Burgess began the evening by asking Bernadine Jonker to explain what a values based approach to heritage conservation would look like. Jonker explained that it is heritage conservation that is based on a place’s value to its surrounding community. She continued, explaining that a values based approach considers why a place is significant, then investigating what the physical aspects of this reasoning are, then determining how to conserve it and form appropriate policy. Henry Yu added that it is an important moment for heritage conservation, as policy makers are looking beyond the age of a place and considering why a place is important to the community. He noted that this new approach may find that it may not be preservation that is always needed but rather enhancing the community’s memories. Jonker agreed and further added that a values based approach to heritage allows a neighbourhood to continue to grow and evolve over time, creating layered heritage. Luxton added that a value based approach to heritage conservation would help to better differentiate nostalgia and sense of place within a community. Luxton noted that this is exceptionally beneficial to a city like Vancouver, where neighbourhoods underwent drastic changes over a short period of time. Gerry McGeough offered that communication with the larger community of Vancouver to begin using a values based approach. McGeough used the Burrard Bridge as an example noting that the community’s attachment to this bridge came from its proximity to the waterfront and its pedestrian friendly scale. He stressed that a values based approach is more time consuming, as it requires investigating beyond the physical aspects and considering what values are represented by a place.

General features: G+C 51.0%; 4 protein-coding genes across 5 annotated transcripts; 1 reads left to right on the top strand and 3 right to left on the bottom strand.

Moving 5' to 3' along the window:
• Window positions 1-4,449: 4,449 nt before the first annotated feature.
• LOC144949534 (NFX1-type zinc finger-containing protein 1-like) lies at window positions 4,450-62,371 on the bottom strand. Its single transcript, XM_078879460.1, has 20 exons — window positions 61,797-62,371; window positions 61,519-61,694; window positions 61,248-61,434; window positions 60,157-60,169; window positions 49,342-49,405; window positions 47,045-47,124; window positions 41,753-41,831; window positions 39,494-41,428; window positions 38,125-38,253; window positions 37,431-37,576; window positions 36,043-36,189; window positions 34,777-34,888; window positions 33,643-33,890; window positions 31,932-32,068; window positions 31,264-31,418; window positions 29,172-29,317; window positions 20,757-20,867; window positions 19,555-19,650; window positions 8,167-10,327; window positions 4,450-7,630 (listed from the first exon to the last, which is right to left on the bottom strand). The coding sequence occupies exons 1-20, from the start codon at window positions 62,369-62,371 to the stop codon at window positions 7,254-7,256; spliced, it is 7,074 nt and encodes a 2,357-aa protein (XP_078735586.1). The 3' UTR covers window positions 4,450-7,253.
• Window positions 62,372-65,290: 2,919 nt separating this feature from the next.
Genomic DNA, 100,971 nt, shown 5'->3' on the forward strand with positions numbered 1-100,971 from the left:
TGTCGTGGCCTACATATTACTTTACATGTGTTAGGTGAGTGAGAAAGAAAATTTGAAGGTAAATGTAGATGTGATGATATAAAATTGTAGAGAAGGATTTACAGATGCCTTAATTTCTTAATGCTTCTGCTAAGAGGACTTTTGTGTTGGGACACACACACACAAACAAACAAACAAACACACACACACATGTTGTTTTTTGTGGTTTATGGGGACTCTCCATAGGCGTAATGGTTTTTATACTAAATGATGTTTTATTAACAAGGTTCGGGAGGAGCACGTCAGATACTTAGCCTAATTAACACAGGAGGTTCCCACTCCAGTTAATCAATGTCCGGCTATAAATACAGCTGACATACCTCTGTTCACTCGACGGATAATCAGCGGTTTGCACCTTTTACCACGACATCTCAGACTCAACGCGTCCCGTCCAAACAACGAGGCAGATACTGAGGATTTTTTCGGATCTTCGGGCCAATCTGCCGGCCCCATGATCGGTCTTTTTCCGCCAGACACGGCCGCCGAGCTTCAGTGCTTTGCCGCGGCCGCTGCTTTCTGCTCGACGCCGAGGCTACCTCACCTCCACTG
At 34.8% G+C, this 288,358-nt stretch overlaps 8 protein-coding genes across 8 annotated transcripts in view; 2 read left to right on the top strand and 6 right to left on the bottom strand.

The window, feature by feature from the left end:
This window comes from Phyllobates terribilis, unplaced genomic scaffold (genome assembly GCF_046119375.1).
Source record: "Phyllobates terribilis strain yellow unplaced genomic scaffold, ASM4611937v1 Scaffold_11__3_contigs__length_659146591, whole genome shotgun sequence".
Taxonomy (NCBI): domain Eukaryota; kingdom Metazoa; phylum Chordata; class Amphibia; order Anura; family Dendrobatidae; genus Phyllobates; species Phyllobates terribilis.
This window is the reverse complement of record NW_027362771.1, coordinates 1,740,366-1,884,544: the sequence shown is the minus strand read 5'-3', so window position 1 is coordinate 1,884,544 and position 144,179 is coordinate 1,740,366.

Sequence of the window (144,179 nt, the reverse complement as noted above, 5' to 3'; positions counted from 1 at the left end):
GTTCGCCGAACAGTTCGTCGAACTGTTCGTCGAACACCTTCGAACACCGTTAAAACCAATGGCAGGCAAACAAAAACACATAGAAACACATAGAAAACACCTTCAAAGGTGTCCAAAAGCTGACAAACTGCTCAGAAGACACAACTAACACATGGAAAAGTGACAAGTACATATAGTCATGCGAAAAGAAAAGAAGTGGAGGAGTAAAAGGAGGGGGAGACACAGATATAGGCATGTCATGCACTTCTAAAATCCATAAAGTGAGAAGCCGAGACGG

What are the values that make Vancouver’s heritage?